Sellers turn brand ambassadors
Currently, there are six lakh sellers like Ansari on Meesho and the start-up wants to take this to one million. This goal may be work-in-progress, but every week employees join the Meesho Sabha, a meeting where examples like Ansari are discussed at length so that the team does not take its eyes off the goal post. Even though Meesho continues with its outreach programme to help sellers, existing sellers have now become brand ambassadors who are helping others get online. The platform offers peer-to-peer learning in several languages for those who want to get started.
Says Dhiresh Bansal, chief financial officer of Meesho, “We still do our outreach programmes but a lot of people are now coming to our platform, as they need to diversify by targeting newer markets. Also the younger generation is more progressive and are taking their family businesses online.”
After its success in the last two years, Meesho’s working hard to resolve several issues of sellers on its platform. Most of these sellers have seen a sharp rise in demand for their products after going online and the need for working capital requirement has gone up sharply.
Lucknow-based Suman Agrawal used to sell women’s fashion clothing at her boutique but has shut it down after her brand Rudraksh saw sales boom on Meesho. She currently manages 22,000 orders a month.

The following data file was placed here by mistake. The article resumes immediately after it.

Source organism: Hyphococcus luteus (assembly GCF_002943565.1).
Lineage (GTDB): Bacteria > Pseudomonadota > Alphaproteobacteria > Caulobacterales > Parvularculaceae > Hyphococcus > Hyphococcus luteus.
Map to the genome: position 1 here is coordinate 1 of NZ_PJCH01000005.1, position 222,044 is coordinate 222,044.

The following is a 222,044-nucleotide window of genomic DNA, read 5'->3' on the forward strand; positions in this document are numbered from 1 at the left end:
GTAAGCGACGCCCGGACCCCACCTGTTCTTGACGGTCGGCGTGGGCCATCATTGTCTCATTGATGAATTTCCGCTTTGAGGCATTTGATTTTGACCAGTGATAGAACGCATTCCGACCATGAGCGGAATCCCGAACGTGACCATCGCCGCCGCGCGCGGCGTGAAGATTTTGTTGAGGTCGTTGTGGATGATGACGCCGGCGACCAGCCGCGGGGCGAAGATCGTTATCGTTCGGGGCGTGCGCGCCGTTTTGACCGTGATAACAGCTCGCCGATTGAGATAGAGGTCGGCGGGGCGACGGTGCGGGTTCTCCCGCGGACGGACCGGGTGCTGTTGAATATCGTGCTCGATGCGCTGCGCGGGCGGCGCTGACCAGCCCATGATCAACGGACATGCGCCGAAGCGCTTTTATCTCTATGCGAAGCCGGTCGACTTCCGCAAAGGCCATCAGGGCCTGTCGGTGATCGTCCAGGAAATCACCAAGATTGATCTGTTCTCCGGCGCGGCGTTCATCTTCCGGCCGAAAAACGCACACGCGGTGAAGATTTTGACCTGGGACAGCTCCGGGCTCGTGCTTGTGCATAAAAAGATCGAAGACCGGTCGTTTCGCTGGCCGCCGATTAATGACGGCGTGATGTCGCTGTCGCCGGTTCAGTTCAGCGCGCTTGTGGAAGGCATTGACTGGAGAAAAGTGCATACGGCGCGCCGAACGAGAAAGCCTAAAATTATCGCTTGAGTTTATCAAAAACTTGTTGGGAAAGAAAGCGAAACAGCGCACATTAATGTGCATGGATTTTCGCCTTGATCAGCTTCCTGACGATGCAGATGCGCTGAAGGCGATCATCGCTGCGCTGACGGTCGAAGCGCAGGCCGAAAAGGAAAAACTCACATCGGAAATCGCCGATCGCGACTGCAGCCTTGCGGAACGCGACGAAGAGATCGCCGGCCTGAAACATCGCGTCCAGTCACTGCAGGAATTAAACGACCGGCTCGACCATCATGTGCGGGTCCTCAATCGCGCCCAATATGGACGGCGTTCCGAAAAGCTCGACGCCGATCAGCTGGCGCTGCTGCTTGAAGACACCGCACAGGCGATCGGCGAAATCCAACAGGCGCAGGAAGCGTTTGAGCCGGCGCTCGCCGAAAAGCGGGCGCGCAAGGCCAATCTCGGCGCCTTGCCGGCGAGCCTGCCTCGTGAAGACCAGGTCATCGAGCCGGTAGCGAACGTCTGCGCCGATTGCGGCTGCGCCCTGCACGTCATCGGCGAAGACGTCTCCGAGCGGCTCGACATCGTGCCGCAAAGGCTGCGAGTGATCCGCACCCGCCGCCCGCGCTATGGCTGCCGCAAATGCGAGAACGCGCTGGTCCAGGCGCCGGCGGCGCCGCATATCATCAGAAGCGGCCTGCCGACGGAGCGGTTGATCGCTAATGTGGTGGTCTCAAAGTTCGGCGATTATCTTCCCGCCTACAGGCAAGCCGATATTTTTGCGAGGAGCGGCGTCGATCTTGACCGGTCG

AdvertisementThere are several sellers in India who cannot go online because they don’t have the requisite GST number. Aatrey has been a votary of their cause for a while. In June this year, the GST Council cleared a proposal that will no longer require sellers on e-commerce platforms to have a GST registration, if their turnover is less than ₹40 lakh and ₹20 lakh for goods and services respectively. This rule will come into effect from January 2023. Aatrey believes that this will be a game changer for millions of small sellers across India.
While the company is not looking to raise capital immediately, it has plans to turn profitable and then hit the markets in a couple of years. The e-commerce player is looking at tightening its belt on costs now that it has attained scale. If it has to turn profitable in under 2 years then Meesho will have to cut back on cashburn and conserve capital.
Aatrey says, “This festive season will give us an indication if there is any slowdown. We have not seen that so far, so it will be something that we will learn from.”